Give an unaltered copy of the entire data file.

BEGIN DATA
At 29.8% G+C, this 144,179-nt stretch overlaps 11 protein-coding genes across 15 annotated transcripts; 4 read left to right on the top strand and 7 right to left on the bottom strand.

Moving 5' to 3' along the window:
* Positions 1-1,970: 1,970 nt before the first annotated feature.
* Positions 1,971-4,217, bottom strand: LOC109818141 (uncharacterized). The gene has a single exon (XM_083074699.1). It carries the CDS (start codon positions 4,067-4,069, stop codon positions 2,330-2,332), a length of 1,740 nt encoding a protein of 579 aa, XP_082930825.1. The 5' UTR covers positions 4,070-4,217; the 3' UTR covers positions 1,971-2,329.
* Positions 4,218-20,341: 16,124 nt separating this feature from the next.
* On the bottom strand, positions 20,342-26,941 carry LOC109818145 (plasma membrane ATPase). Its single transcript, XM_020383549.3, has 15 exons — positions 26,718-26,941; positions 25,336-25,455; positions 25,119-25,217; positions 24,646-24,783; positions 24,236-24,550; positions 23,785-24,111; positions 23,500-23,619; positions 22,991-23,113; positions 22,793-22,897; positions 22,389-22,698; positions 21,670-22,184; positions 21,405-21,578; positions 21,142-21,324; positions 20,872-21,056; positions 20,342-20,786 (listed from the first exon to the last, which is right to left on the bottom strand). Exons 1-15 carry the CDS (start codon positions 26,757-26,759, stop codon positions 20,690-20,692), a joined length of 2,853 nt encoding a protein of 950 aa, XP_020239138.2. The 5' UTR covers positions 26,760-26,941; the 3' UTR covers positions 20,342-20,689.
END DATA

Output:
At 29.8% G+C, this 144,179-nt stretch overlaps 11 protein-coding genes across 15 annotated transcripts; 4 read left to right on the top strand and 7 right to left on the bottom strand.

Moving 5' to 3' along the window:
* Positions 1-1,970: 1,970 nt before the first annotated feature.
* Positions 1,971-4,217, bottom strand: LOC109818141 (uncharacterized). The gene has a single exon (XM_083074699.1). It carries the CDS (start codon positions 4,067-4,069, stop codon positions 2,330-2,332), a length of 1,740 nt encoding a protein of 579 aa, XP_082930825.1. The 5' UTR covers positions 4,070-4,217; the 3' UTR covers positions 1,971-2,329.
* Positions 4,218-20,341: 16,124 nt separating this feature from the next.
* On the bottom strand, positions 20,342-26,941 carry LOC109818145 (plasma membrane ATPase). Its single transcript, XM_020383549.3, has 15 exons — positions 26,718-26,941; positions 25,336-25,455; positions 25,119-25,217; positions 24,646-24,783; positions 24,236-24,550; positions 23,785-24,111; positions 23,500-23,619; positions 22,991-23,113; positions 22,793-22,897; positions 22,389-22,698; positions 21,670-22,184; positions 21,405-21,578; positions 21,142-21,324; positions 20,872-21,056; positions 20,342-20,786 (listed from the first exon to the last, which is right to left on the bottom strand). Exons 1-15 carry the CDS (start codon positions 26,757-26,759, stop codon positions 20,690-20,692), a joined length of 2,853 nt encoding a protein of 950 aa, XP_020239138.2. The 5' UTR covers positions 26,760-26,941; the 3' UTR covers positions 20,342-20,689.